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Landscape of MigrationMobility and Environmental Change on Bolivia's Tropical Frontier, 1952 to the Present$
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Ben Nobbs-Thiessen

Print publication date: 2020

Print ISBN-13: 9781469656106

Published to North Carolina Scholarship Online: May 2021

DOI: 10.5149/northcarolina/9781469656106.001.0001

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To Minister or Administer

To Minister or Administer

Faith and Frontier Development in Revolutionary and Authoritarian Bolivia, 1952–1982

(p.139) Chapter Four To Minister or Administer
Landscape of Migration

Ben Nobbs-Thiessen

University of North Carolina Press

Across the Global South, missionary and religious organizations served as state proxies in “secular” modernization projects. In Bolivia, Protestants flocked to new colonization zones at the invitation of the MNR. This chapter explores the Methodist Mission Board and the Mennonite Central Committee (a North American relief agency). Each made Bolivia a center of its global operations and joined with several Maryknoll nuns in an improvised United Church Committee (CIU) in the wake of a devastating 1968 flood. The CIU would go on to administer the San Julián Project, the largest colonization program in Bolivian history during a period of authoritarian rule ushered in by General Hugo Banzer’s 1971 coup. Faith-based development practitioners worked on the ground with colonists, gained the confidence of Banzer, and channeled international funding. During that time, San Julián attracted a range of academics and planners who were drawn to its unique orientation program and spatial design. The chapter follows the trajectories of these mobile actors who leveraged their work in Bolivia into new roles with international agencies and NGOs across the Global South. These “go-betweens” crossed boundaries separating the revolutionary and the authoritarian, the secular and the sacred, and the frontier and the academy.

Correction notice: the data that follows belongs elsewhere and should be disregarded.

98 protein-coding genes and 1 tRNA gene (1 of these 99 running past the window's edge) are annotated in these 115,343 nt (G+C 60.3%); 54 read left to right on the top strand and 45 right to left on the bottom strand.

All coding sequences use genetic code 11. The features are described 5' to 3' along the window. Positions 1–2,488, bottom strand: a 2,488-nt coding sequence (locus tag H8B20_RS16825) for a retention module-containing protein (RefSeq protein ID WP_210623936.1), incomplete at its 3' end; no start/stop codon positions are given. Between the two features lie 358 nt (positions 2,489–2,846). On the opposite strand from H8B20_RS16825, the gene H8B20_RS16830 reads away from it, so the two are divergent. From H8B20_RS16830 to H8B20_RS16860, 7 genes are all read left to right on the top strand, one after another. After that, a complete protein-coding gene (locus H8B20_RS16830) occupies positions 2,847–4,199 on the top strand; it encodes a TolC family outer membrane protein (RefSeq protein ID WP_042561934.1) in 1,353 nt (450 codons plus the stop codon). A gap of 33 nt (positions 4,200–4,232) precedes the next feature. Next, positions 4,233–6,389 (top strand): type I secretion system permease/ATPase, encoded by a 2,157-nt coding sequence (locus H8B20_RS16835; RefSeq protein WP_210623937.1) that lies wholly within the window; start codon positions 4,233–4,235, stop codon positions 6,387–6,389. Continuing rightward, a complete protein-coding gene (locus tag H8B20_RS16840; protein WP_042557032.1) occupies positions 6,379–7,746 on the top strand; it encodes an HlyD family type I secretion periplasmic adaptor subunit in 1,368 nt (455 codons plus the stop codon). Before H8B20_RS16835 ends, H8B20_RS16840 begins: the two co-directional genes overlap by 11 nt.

Keywords:   Faith-based development, Missionary, Global South, Colonization, Authoritarian, Nongovernmental Organization, United Church Committee (CIU), San Julián Project, General Hugo Banzer

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